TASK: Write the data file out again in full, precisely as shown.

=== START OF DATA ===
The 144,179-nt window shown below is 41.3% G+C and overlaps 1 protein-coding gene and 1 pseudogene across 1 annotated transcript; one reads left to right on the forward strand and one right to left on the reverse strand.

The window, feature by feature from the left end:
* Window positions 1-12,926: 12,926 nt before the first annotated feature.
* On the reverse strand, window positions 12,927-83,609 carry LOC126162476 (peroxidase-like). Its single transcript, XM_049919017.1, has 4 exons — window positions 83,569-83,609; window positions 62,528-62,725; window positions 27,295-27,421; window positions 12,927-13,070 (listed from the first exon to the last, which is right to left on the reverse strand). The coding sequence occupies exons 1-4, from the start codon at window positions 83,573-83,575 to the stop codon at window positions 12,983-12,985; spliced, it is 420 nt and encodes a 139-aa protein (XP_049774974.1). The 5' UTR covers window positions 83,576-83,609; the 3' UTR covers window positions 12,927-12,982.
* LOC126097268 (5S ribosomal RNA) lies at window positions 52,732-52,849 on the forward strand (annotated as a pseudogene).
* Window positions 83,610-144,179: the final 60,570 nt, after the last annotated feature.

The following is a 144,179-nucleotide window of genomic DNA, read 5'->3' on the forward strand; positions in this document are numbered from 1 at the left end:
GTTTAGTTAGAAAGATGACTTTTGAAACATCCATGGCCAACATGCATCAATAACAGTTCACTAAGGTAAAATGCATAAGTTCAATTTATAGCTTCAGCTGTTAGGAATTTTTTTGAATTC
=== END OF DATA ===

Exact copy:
The 144,179-nt window shown below is 41.3% G+C and overlaps 1 protein-coding gene and 1 pseudogene across 1 annotated transcript; one reads left to right on the forward strand and one right to left on the reverse strand.

The window, feature by feature from the left end:
* Window positions 1-12,926: 12,926 nt before the first annotated feature.
* On the reverse strand, window positions 12,927-83,609 carry LOC126162476 (peroxidase-like). Its single transcript, XM_049919017.1, has 4 exons — window positions 83,569-83,609; window positions 62,528-62,725; window positions 27,295-27,421; window positions 12,927-13,070 (listed from the first exon to the last, which is right to left on the reverse strand). The coding sequence occupies exons 1-4, from the start codon at window positions 83,573-83,575 to the stop codon at window positions 12,983-12,985; spliced, it is 420 nt and encodes a 139-aa protein (XP_049774974.1). The 5' UTR covers window positions 83,576-83,609; the 3' UTR covers window positions 12,927-12,982.
* LOC126097268 (5S ribosomal RNA) lies at window positions 52,732-52,849 on the forward strand (annotated as a pseudogene).
* Window positions 83,610-144,179: the final 60,570 nt, after the last annotated feature.

The following is a 144,179-nucleotide window of genomic DNA, read 5'->3' on the forward strand; positions in this document are numbered from 1 at the left end:
GTTTAGTTAGAAAGATGACTTTTGAAACATCCATGGCCAACATGCATCAATAACAGTTCACTAAGGTAAAATGCATAAGTTCAATTTATAGCTTCAGCTGTTAGGAATTTTTTTGAATTC